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Results: 1 - 15 of 58
View Anthony Rota Profile
Lib. (ON)
Usually when there is a request for unanimous consent, the Chair asks members to respond in the affirmative to determine whether there is agreement.
This being a hybrid sitting of the House, were the Chair to proceed in this fashion, if there were any dissenting voices, particularly for members participating via teleconference or video conference, they may not be audible. Therefore, for the sake of clarity, I will only ask for those who are opposed to the request to express their disagreement. In this way, the Chair will hear clearly if there are any dissenting voices and I will accordingly be able to declare whether or not there is unanimous consent to proceed.
All those opposed to the hon. member moving the motion will please say nay.
The House has heard the terms of the motion. All those opposed to the motion will please say nay.
There being no dissenting voice, I declare the motion carried.
View Karina Gould Profile
Lib. (ON)
View Karina Gould Profile
2020-08-12 12:12 [p.2746]
Mr. Speaker, last week, a devastating explosion rocked Beirut's port and city centre, killing at least 158 people, injuring 6,000 others and leaving over 300,000 people homeless. According to estimates, 90,000 homes and buildings, including hospitals and other health care facilities were damaged or destroyed.
Lebanon was already dealing with multiple crises before this incident occurred. The country is facing an unprecedented economic and financial crisis that has already left nearly half of the population in poverty, all in the midst of the COVID-19 pandemic. Canadians across the country are deeply saddened by the devastating effects of this tragedy and the situation that Lebanon is facing.
I know many Lebanese Canadians are deeply touched by this tragedy. I think I can speak for all parliamentarians in extending our sincere condolences to all those who have lost loved ones.
The Lebanese-Canadian community is vibrant and dynamic right across the country, and it is a community that is bearing a heavy weight and feeling a huge loss. It is also a community that has rolled up its sleeves and sprung into action to help and to mobilize support, and its efforts have been exceptional.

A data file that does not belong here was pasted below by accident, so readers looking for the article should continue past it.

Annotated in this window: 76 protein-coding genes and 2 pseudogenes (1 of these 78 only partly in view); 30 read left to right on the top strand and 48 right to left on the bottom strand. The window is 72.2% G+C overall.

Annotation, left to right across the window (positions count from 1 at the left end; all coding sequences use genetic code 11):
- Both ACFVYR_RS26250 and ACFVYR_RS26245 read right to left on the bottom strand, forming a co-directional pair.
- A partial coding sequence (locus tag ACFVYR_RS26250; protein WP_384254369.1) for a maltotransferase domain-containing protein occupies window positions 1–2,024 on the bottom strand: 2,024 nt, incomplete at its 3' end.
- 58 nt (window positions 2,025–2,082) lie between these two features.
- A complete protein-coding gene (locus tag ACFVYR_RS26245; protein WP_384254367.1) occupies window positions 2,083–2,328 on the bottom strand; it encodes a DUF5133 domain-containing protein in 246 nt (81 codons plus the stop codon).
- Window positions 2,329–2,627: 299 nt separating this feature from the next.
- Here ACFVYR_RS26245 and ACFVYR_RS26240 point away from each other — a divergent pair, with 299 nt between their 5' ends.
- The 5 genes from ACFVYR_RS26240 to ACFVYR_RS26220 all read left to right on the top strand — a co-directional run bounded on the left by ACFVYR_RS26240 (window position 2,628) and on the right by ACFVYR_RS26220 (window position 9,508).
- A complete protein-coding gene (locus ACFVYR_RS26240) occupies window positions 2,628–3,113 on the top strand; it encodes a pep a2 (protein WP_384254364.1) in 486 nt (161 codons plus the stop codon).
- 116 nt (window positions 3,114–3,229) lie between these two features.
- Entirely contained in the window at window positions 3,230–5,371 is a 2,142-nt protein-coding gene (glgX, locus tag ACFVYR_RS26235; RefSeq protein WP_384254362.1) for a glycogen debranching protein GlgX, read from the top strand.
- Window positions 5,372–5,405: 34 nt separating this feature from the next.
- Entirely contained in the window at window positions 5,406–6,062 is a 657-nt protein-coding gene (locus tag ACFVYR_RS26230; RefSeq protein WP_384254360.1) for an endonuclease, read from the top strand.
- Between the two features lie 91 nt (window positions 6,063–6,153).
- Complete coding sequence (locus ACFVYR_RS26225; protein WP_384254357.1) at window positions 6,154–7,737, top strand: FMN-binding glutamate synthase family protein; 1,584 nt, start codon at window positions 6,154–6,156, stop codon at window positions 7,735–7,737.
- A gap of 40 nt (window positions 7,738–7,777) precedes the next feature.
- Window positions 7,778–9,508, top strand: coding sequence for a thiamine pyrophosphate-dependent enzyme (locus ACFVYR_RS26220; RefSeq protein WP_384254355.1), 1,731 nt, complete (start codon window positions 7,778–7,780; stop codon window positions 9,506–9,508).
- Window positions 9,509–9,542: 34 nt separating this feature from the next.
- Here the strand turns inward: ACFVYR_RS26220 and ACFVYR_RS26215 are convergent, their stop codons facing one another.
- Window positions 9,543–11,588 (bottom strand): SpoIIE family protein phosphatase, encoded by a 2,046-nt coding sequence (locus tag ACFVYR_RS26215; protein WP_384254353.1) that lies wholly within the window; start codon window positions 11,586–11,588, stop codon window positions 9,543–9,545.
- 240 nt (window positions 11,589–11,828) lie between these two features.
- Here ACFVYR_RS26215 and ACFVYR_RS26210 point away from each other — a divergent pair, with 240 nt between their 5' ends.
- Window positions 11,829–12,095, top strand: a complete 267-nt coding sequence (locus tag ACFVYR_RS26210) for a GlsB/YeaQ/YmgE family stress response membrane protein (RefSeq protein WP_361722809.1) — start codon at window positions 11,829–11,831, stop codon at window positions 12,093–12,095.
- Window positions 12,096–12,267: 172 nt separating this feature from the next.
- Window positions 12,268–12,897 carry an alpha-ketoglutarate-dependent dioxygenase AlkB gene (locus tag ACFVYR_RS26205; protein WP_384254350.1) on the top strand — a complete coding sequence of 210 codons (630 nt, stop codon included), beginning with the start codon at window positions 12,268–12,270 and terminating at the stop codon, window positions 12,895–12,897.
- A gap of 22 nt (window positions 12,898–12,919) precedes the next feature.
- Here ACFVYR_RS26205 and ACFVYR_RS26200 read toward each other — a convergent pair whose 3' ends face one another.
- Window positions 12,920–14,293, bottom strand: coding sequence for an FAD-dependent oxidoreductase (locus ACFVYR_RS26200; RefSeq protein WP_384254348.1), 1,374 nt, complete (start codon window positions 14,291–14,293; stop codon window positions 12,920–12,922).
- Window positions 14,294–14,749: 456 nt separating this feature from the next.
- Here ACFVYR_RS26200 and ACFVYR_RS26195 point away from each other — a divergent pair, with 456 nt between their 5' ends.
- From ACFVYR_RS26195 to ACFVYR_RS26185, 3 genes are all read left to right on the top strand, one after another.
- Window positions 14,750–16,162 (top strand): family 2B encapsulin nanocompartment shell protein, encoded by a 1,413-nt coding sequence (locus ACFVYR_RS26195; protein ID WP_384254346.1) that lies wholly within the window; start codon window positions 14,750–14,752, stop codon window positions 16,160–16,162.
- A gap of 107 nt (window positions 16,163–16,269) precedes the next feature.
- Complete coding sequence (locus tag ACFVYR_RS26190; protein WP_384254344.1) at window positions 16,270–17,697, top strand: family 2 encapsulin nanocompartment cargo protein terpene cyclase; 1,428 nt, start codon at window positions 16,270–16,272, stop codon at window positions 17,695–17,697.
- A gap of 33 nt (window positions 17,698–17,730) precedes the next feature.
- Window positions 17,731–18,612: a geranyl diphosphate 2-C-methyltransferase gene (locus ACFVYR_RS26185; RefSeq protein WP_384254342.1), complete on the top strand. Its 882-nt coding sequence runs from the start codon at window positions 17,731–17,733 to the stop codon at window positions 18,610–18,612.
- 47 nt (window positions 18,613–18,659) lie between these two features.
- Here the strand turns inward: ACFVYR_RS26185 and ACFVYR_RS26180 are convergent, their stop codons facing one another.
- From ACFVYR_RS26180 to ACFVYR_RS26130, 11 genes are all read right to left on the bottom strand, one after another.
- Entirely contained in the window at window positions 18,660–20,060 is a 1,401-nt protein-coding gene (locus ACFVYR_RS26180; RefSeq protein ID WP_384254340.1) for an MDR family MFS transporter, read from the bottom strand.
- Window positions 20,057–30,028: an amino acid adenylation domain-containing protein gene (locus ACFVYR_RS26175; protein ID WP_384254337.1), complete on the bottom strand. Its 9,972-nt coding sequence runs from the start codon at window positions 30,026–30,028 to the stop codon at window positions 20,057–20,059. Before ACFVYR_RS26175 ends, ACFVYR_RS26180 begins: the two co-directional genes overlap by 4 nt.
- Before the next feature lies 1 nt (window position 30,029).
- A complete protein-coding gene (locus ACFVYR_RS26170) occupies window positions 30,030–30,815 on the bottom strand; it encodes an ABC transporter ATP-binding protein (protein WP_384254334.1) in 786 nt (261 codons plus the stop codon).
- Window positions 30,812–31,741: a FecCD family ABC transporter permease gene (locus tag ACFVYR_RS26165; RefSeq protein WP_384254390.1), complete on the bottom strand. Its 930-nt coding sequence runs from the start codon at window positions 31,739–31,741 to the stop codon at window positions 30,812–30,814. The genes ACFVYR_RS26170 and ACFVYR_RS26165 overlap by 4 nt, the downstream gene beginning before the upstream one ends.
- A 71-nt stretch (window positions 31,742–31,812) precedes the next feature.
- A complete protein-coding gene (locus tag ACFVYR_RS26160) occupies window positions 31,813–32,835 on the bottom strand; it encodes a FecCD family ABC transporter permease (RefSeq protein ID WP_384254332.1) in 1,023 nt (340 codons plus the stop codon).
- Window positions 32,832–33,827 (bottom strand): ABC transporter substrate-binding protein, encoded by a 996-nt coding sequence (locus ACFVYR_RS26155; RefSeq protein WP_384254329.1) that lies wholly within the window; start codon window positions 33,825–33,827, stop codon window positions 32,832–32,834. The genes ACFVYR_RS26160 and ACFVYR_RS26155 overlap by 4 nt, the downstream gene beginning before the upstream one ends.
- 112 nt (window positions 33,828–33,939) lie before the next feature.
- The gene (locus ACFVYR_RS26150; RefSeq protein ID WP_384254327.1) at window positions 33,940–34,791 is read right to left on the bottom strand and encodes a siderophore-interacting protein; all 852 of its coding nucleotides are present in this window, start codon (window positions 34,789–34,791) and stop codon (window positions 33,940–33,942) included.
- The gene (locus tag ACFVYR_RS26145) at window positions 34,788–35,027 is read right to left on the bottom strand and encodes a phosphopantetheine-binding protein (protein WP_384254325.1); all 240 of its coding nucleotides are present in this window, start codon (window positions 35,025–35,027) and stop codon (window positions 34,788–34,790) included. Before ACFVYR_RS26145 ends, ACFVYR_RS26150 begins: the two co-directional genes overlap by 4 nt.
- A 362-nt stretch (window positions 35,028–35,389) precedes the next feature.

The Government of Canada has also been seized with the disaster. Within 24 hours, Canada announced an immediate initial contribution of $5 million in humanitarian assistance, including $1.5 million for the Lebanese Red Cross, in the first 24 hours following the explosion. On Saturday we launched the Lebanese matching fund for donations collected directly from Canadians. Every dollar donated by individual Canadians between August 4 and August 24 will be matched by the Government of Canada, doubling the impact of each contribution. In recognition of Canadians' incredible generosity to date, we have increased the match from $2 million to $5 million.
The fund will be implemented through the Humanitarian Coalition, a group of experienced Canadian organizations present on the ground in Lebanon and delivering critical assistance. I want to assure Canadians that all Canadian assistance is provided through trusted NGO and multilateral partners.
On Monday, the Prime Minister announced that Canada would increase its support by an additional $25 million to support our trusted partners in responding to immediate needs and supporting early recovery efforts in the aftermath of the crisis, bringing our total response to $30 million, which is in addition to the existing humanitarian and development support we already provide to the people of Lebanon.
I thank all Canadians who have opened their hearts to the Lebanese people and so generously contributed to the relief effort. I encourage Canadians to donate to the Lebanon matching fund to help save lives and meet the urgent needs of the affected population.
Canada has a long and deep partnership with the Lebanese people. We have a strong Lebanese-Canadian community, and Canada will be there every step of the way, from immediate response to long-term recovery. Canada stands together with Lebanon.
Canada stands with the people of Lebanon.
View Anthony Rota Profile
Lib. (ON)
If I can step back before proceeding, following discussions among representatives of all parties in the House, I understand there is an agreement to observe a moment of silence.